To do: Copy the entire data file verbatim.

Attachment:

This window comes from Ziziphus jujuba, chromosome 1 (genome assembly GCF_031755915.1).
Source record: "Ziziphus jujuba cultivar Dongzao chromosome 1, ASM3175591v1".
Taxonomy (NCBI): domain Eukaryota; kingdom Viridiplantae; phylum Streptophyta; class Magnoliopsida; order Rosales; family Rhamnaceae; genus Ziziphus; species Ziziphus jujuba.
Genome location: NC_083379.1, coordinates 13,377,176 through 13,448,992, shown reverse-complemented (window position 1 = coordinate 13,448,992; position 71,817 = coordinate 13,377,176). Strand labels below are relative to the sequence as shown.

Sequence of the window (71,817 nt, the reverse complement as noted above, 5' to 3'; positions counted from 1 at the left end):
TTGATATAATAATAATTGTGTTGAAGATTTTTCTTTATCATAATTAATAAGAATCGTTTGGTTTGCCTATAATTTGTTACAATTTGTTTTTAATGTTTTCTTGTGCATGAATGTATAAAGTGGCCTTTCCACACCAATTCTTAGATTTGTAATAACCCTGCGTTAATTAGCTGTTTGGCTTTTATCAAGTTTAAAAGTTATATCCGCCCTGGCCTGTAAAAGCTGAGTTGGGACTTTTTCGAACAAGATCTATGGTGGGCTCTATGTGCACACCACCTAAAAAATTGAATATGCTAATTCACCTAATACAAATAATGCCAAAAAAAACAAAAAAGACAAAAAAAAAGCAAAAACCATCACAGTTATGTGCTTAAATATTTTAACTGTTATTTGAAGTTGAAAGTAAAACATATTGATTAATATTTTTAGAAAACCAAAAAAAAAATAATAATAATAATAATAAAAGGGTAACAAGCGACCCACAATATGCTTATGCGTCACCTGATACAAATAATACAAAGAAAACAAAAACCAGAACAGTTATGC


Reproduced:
This window comes from Ziziphus jujuba, chromosome 1 (genome assembly GCF_031755915.1).
Source record: "Ziziphus jujuba cultivar Dongzao chromosome 1, ASM3175591v1".
Taxonomy (NCBI): domain Eukaryota; kingdom Viridiplantae; phylum Streptophyta; class Magnoliopsida; order Rosales; family Rhamnaceae; genus Ziziphus; species Ziziphus jujuba.
Genome location: NC_083379.1, coordinates 13,377,176 through 13,448,992, shown reverse-complemented (window position 1 = coordinate 13,448,992; position 71,817 = coordinate 13,377,176). Strand labels below are relative to the sequence as shown.

Sequence of the window (71,817 nt, the reverse complement as noted above, 5' to 3'; positions counted from 1 at the left end):
TTGATATAATAATAATTGTGTTGAAGATTTTTCTTTATCATAATTAATAAGAATCGTTTGGTTTGCCTATAATTTGTTACAATTTGTTTTTAATGTTTTCTTGTGCATGAATGTATAAAGTGGCCTTTCCACACCAATTCTTAGATTTGTAATAACCCTGCGTTAATTAGCTGTTTGGCTTTTATCAAGTTTAAAAGTTATATCCGCCCTGGCCTGTAAAAGCTGAGTTGGGACTTTTTCGAACAAGATCTATGGTGGGCTCTATGTGCACACCACCTAAAAAATTGAATATGCTAATTCACCTAATACAAATAATGCCAAAAAAAACAAAAAAGACAAAAAAAAAGCAAAAACCATCACAGTTATGTGCTTAAATATTTTAACTGTTATTTGAAGTTGAAAGTAAAACATATTGATTAATATTTTTAGAAAACCAAAAAAAAAATAATAATAATAATAATAAAAGGGTAACAAGCGACCCACAATATGCTTATGCGTCACCTGATACAAATAATACAAAGAAAACAAAAACCAGAACAGTTATGC